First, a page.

A peace officer for a particular geographic area -- most often a rural county -- who commonly has the power to serve legal papers, arrest lawbreakers and keep the peace. Depending on the state, a constable may be similar to a marshal or sheriff.

SPECIFIC INTENT

An intent to produce the precise consequences of the crime, including the intent to do the physical act that causes the consequences. For example, the crime of ... (more...)
An intent to produce the precise consequences of the crime, including the intent to do the physical act that causes the consequences. For example, the crime of larceny is the taking of the personal property of another with the intent to permanently deprive the other person of the property. A person is not guilty of larceny just because he took someone else's property; it must be proven that he took it with the purpose of keeping it permanently.

BAILIFF

A court official usually classified as a peace officer (sometimes as a deputy sheriff, or marshal) and usually wearing a uniform. A bailiff's main job is to mai... (more...)
A court official usually classified as a peace officer (sometimes as a deputy sheriff, or marshal) and usually wearing a uniform. A bailiff's main job is to maintain order in the courtroom. In addition, bailiffs often help court proceedings go smoothly by shepherding witnesses in and out of the courtroom and handing evidence to witnesses as they testify. In criminal cases, the bailiff may have temporary charge of any defendant who is in custody during court proceedings.

HOMICIDE

The killing of one human being by the act or omission of another. The term applies to all such killings, whether criminal or not. Homicide is considered noncrim... (more...)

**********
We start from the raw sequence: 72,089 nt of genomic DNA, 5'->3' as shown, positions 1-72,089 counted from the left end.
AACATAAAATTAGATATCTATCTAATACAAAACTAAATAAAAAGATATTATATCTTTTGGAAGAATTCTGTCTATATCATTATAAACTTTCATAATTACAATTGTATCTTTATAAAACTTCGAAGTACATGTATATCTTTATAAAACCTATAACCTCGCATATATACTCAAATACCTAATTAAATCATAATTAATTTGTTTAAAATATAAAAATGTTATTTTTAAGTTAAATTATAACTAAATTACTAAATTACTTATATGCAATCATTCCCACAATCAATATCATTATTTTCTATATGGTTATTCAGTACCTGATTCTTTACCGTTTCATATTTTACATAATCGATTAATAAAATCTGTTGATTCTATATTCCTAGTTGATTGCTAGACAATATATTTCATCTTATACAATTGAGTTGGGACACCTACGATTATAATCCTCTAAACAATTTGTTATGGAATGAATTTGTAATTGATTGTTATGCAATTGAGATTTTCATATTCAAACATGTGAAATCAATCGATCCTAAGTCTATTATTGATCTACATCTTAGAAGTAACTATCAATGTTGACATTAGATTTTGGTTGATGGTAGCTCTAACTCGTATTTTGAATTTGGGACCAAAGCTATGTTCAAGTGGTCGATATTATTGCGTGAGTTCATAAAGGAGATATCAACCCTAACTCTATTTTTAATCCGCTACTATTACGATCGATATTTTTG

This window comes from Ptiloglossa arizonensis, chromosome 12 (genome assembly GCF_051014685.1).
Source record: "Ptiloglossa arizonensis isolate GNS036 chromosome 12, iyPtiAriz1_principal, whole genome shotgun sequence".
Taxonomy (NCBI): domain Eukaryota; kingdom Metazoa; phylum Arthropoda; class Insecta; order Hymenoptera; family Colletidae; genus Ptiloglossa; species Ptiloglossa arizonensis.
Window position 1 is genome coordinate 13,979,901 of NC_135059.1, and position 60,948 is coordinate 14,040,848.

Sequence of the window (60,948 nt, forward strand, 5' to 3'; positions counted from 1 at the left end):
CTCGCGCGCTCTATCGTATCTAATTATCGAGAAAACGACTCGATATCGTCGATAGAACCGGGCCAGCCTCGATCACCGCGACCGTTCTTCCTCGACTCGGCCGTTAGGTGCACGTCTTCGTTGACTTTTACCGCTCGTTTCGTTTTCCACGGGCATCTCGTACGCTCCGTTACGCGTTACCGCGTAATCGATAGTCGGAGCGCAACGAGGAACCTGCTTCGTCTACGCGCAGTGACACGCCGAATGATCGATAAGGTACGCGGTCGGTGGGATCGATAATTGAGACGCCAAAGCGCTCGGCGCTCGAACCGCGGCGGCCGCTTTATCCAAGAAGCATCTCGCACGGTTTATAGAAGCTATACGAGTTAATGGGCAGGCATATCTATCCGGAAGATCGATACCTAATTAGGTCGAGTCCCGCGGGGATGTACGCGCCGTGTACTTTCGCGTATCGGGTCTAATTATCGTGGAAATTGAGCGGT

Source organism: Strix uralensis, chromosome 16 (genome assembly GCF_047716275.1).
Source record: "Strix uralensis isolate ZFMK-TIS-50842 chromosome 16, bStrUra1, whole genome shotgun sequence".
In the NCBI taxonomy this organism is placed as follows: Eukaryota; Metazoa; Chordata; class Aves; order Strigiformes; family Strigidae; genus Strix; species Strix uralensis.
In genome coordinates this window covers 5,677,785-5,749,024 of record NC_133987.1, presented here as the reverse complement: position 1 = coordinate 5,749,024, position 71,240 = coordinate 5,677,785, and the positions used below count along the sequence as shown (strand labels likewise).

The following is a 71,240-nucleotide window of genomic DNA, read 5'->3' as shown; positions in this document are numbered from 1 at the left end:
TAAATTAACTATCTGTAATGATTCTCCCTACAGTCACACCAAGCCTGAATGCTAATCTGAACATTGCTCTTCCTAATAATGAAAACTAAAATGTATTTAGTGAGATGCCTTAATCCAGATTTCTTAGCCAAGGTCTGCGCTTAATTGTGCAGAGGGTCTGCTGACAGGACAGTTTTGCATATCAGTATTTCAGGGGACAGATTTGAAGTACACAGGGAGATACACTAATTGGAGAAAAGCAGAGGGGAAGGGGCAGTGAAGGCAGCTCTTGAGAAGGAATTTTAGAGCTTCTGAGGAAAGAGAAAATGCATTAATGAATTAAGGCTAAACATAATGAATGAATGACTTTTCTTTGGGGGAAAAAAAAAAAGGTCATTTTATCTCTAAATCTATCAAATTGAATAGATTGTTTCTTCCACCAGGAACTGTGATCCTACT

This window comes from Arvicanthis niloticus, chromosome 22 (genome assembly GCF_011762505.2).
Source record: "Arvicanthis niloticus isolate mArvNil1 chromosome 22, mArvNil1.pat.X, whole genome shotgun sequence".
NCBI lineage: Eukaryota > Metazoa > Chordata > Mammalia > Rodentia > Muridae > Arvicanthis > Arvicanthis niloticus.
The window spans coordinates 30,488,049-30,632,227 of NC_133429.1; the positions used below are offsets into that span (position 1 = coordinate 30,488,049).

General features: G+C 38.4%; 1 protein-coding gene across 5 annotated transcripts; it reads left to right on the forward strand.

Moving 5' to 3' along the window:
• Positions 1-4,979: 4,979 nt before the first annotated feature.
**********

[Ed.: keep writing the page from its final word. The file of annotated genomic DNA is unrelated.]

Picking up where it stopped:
The killing of one human being by the act or omission of another. The term applies to all such killings, whether criminal or not. Homicide is considered noncriminal in a number of situations, including deaths as the result of war and putting someone to death by the valid sentence of a court. Killing may also be legally justified or excused, as it is in cases of self-defense or when someone is killed by another person who is attempting to prevent a violent felony. Criminal homicide occurs when a person purposely, knowingly, recklessly or negligently causes the death of another. Murder and manslaughter are both examples of criminal homicide.

MENS REA

The mental component of criminal liability. To be guilty of most crimes, a defendant must have committed the criminal act (the actus reus) in a certain mental s... (more...)
The mental component of criminal liability. To be guilty of most crimes, a defendant must have committed the criminal act (the actus reus) in a certain mental state (the mens rea). The mens rea of robbery, for example, is the intent to permanently deprive the owner of his property.

JURY NULLIFICATION

A decision by the jury to acquit a defendant who has violated a law that the jury believes is unjust or wrong. Jury nullification has always been an option for ... (more...)
A decision by the jury to acquit a defendant who has violated a law that the jury believes is unjust or wrong. Jury nullification has always been an option for juries in England and the United States, although judges will prevent a defense lawyer from urging the jury to acquit on this basis. Nullification was evident during the Vietnam war (when selective service protesters were acquitted by juries opposed to the war) and currently appears in criminal cases when the jury disagrees with the punishment--for example, in 'three strikes' cases when the jury realizes that conviction of a relatively minor offense will result in lifetime imprisonment.

SAMPLE LEGAL CASES

State v. Ugrovics

... FUENTES, JAD. Defendant Joel M. Ugrovics was arrested and charged with driving while intoxicated (DWI), NJSA 39:4-50(a). This appeal concerns the admissibility of the results of an Alcotest administered to defendant in connection with this charge. ...

State v. Tsetsekas

... LIHOTZ, JAD. Defendant Christos E. Tsetsekas appeals from his conviction for driving while intoxicated (DWI), NJSA 39:4-50, after trial de novo in the Law Division. ... Accordingly, Trooper Rubino issued a summons charging defendant with DWI. ...

State v. Bringhurst

... We therefore affirm. I. On June 25, 1996, without representation by counsel, defendant Joseph M. Bringhurst pled guilty in Hammonton City (Hammonton) municipal court to driving while intoxicated (DWI). ... a prior guilty plea to a charge of driving while intoxicated (DWI) . . . ...